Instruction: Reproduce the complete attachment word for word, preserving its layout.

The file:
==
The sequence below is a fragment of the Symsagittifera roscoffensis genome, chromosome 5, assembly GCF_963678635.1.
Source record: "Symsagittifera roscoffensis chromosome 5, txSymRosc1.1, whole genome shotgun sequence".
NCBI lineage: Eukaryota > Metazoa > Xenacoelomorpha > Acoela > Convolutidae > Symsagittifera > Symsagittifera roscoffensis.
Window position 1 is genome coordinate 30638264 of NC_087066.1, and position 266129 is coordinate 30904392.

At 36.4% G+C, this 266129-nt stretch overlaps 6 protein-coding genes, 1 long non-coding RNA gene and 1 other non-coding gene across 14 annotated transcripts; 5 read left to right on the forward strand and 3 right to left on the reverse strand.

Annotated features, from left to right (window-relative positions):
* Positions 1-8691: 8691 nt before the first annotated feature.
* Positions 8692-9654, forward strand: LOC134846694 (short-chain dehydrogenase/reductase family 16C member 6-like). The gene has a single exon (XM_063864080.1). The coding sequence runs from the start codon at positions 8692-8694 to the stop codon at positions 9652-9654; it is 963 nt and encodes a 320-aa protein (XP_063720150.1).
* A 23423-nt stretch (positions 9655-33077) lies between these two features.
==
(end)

The sequence below is a fragment of the Symsagittifera roscoffensis genome, chromosome 5, assembly GCF_963678635.1.
Source record: "Symsagittifera roscoffensis chromosome 5, txSymRosc1.1, whole genome shotgun sequence".
NCBI lineage: Eukaryota > Metazoa > Xenacoelomorpha > Acoela > Convolutidae > Symsagittifera > Symsagittifera roscoffensis.
Window position 1 is genome coordinate 30638264 of NC_087066.1, and position 266129 is coordinate 30904392.

At 36.4% G+C, this 266129-nt stretch overlaps 6 protein-coding genes, 1 long non-coding RNA gene and 1 other non-coding gene across 14 annotated transcripts; 5 read left to right on the forward strand and 3 right to left on the reverse strand.

Annotated features, from left to right (window-relative positions):
* Positions 1-8691: 8691 nt before the first annotated feature.
* Positions 8692-9654, forward strand: LOC134846694 (short-chain dehydrogenase/reductase family 16C member 6-like). The gene has a single exon (XM_063864080.1). The coding sequence runs from the start codon at positions 8692-8694 to the stop codon at positions 9652-9654; it is 963 nt and encodes a 320-aa protein (XP_063720150.1).
* A 23423-nt stretch (positions 9655-33077) lies between these two features.